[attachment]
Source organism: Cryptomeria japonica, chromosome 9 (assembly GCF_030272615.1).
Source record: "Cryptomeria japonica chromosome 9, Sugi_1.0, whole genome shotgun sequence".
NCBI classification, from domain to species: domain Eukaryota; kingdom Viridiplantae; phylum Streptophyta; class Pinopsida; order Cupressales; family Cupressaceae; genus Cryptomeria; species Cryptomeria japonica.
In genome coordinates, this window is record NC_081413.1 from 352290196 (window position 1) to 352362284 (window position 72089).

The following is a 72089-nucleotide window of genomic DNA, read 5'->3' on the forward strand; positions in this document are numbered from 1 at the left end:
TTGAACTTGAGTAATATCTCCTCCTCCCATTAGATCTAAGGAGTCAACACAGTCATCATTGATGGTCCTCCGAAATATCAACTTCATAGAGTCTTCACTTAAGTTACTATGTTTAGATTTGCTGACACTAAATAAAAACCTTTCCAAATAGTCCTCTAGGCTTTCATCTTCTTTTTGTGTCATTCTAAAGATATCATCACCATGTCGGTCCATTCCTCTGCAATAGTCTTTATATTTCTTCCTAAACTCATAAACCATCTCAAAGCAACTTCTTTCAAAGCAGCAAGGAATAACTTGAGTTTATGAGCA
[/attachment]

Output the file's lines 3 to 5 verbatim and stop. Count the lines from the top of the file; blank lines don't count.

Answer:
NCBI classification, from domain to species: domain Eukaryota; kingdom Viridiplantae; phylum Streptophyta; class Pinopsida; order Cupressales; family Cupressaceae; genus Cryptomeria; species Cryptomeria japonica.
In genome coordinates, this window is record NC_081413.1 from 352290196 (window position 1) to 352362284 (window position 72089).

The following is a 72089-nucleotide window of genomic DNA, read 5'->3' on the forward strand; positions in this document are numbered from 1 at the left end: